He’s delayed His judgment so we might have a chance to turn to Him…

And then use our lives to help others find Him.


We think we have plenty of time, but we don’t.


The entire church age lives inside a comma in the middle of a sentence.


And we don’t know when He will finish that sentence… but we do know that when He does, it will be too late.


The vengeance of God against sin has been postponed by grace. But it’s only delayed.

We must be intentional in our relationships.


The second question we should ask God to reveal to us is:

  1. How does it affect my giving and generosity?


And I’m talking about both giving to the church and your generosity with other people.


Understanding we don’t know how much time is left, and knowing what’s at stake for those who don’t know Christ when He comes, how does that change the way we look at money?


2 Corinthians says:

Remember this—a farmer who plants only a few seeds will get a small crop. But the one who plants generously will get a generous crop. You must each decide in your heart how much to give. And don’t give reluctantly or in response to pressure. “For God loves a person who gives cheerfully.”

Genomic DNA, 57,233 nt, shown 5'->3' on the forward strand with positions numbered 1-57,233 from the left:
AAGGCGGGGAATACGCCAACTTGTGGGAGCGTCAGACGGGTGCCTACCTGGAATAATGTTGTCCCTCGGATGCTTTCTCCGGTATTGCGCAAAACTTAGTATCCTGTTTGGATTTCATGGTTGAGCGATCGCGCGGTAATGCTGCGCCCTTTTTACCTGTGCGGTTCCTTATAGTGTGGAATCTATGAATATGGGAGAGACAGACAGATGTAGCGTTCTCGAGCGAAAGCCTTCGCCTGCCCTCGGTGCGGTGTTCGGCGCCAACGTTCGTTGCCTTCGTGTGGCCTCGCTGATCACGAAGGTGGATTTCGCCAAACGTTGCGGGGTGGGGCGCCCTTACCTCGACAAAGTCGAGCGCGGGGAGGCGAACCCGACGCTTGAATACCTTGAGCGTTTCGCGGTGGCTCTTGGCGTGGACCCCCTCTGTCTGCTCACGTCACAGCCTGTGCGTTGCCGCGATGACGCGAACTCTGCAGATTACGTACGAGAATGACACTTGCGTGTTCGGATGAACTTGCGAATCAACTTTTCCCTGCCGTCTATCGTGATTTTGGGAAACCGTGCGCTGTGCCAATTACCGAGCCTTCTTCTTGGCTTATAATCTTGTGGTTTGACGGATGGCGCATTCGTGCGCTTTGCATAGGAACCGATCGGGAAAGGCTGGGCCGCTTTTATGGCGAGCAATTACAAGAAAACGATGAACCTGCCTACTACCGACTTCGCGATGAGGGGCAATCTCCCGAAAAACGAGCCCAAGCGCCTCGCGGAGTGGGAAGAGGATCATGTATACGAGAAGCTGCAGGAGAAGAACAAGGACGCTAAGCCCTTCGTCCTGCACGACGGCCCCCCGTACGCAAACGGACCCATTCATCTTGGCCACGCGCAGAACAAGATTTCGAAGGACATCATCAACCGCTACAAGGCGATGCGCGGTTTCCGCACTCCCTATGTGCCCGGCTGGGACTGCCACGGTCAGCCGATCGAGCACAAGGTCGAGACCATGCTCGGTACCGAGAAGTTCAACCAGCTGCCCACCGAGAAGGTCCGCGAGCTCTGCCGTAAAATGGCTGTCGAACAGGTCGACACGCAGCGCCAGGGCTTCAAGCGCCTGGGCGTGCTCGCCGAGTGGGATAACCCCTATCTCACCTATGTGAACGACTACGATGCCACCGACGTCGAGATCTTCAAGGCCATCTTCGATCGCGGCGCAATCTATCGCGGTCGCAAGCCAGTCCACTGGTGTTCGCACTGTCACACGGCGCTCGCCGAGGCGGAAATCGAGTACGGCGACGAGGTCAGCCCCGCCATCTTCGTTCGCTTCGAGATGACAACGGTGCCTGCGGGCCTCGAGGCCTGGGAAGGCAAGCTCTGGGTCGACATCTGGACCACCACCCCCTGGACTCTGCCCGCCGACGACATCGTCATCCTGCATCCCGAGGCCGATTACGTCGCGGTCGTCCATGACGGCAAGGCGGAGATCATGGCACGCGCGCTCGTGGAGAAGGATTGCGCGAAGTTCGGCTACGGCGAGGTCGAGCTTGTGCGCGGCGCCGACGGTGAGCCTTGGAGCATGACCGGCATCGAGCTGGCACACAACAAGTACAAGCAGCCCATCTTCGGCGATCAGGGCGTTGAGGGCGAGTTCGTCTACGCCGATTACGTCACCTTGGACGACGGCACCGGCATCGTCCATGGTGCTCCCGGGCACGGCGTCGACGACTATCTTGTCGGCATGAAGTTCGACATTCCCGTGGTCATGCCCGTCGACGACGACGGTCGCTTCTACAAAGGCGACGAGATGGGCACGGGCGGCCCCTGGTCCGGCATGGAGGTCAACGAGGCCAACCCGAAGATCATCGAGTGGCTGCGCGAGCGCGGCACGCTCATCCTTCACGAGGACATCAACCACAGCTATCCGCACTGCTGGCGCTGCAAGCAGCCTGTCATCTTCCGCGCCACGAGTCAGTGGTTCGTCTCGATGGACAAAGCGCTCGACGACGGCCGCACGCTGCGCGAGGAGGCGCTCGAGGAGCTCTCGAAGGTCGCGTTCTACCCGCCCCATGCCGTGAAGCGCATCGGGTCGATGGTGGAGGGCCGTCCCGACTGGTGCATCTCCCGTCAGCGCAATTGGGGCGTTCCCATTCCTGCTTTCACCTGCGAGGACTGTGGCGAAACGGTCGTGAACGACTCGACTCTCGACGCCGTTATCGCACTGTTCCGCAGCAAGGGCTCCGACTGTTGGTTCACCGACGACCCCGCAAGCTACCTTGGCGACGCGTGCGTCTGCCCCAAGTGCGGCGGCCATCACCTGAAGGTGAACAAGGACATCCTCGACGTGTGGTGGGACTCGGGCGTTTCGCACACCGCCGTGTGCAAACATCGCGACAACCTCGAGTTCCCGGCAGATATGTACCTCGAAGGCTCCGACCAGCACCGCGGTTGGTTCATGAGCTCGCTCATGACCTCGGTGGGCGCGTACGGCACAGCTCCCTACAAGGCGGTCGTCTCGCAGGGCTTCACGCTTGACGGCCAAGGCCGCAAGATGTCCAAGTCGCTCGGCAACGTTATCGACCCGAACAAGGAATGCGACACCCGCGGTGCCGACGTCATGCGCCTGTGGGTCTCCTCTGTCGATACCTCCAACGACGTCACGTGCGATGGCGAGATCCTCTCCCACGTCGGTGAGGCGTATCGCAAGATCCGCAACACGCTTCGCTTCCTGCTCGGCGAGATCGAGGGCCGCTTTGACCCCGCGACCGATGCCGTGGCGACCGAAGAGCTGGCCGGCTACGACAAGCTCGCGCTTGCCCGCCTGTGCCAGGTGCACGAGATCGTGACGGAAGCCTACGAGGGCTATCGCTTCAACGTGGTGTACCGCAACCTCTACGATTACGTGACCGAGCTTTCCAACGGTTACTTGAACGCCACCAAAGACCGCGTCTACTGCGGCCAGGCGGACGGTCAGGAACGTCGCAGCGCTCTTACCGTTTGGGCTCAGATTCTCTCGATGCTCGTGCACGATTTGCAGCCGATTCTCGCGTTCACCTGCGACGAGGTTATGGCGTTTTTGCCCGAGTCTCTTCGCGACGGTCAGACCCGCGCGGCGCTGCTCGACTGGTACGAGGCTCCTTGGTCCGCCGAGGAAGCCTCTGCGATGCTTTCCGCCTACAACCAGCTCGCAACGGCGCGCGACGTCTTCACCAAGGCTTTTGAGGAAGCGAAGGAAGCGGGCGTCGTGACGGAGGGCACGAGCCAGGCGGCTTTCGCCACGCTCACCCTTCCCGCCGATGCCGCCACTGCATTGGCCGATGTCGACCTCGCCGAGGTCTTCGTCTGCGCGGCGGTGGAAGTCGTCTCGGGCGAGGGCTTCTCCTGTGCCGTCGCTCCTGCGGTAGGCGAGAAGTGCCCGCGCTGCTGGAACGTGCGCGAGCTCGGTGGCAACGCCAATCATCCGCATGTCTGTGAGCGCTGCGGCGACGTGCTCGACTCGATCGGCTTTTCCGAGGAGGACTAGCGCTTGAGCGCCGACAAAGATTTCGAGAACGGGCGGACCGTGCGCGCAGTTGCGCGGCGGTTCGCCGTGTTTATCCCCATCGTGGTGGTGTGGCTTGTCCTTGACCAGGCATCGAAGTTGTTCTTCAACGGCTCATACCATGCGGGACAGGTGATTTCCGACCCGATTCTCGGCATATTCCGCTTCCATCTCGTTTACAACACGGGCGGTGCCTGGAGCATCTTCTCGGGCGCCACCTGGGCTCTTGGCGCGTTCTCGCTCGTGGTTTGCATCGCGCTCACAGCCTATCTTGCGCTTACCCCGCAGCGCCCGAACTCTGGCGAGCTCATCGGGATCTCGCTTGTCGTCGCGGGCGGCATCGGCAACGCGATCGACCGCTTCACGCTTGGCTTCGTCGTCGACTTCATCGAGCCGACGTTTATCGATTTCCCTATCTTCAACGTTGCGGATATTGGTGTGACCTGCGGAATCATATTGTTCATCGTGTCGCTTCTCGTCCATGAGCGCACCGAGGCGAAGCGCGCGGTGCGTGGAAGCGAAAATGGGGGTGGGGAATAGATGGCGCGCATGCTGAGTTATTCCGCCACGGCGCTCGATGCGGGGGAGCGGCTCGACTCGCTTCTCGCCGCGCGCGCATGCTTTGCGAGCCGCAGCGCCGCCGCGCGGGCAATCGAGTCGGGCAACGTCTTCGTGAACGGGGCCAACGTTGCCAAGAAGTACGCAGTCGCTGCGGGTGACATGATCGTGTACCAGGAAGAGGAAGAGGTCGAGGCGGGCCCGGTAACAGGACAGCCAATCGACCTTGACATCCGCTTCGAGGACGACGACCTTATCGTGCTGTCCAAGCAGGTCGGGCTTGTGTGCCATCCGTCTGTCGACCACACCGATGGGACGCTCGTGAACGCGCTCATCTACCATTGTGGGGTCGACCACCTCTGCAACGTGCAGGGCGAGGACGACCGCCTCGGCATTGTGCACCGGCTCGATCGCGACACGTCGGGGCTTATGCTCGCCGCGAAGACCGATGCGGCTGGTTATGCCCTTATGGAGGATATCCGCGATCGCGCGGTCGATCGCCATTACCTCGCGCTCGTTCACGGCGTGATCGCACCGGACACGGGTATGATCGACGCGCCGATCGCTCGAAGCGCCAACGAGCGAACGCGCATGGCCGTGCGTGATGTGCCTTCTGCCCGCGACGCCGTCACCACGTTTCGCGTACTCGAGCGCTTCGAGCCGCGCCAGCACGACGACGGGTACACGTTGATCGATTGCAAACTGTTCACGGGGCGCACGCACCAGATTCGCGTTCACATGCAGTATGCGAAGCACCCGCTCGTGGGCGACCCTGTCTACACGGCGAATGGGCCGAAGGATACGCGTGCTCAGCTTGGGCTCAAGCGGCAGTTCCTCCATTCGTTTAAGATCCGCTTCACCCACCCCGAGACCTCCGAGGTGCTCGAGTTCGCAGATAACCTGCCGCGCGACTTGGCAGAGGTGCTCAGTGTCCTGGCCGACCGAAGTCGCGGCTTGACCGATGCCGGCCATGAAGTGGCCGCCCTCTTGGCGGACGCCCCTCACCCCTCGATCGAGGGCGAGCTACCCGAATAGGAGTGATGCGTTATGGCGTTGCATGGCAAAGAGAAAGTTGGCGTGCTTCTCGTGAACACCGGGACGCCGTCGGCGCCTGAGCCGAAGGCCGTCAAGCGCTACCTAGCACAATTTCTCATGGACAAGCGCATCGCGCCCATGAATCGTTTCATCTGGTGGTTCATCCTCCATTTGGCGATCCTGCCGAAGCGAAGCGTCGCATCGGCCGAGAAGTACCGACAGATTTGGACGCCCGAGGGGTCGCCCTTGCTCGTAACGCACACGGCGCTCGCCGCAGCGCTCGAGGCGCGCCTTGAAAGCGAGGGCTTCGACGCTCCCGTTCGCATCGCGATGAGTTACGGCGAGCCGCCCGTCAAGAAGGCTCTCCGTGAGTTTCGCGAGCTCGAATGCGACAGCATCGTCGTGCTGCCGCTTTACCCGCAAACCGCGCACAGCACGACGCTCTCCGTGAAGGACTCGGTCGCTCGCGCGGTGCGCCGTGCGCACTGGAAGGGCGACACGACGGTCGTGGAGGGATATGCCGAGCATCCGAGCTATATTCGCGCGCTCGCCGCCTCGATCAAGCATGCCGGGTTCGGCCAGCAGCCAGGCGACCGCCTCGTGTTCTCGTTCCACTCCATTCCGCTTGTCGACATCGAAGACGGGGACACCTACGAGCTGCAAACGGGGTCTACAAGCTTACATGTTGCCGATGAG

2 Corinthians 9:6–7 (NLT)

So you have freedom in Christ, and I’m not here to make anyone feel pressured—but this passage assumes two things about the body of Christ:

**First, that everyone is giving something to the church. (That’s not happening in any American church)

**And Second, that they’ve gone through a process of searching their HEART for what they’re really supposed to give.

Have you done that? Have you really spent time seeking what God wants you to give to ministry and to others?

Or are we just staying where we’re comfortable?

Does His Lordship matter in our finances?


  1. How does it affect my priorities (schedules, activities, service)?


If we had an app that tracked how much time we spent focusing on us (even the good things we do) vs. how much time we spend glorifying God, what would your tracker say?


And if we had to turn that tracker into God at the end of the age, how important would all the things we fill our schedules with seem then?


That tracker does exist. 2 Corinthians 5 says we will all give an account for what we did within the body of Christ.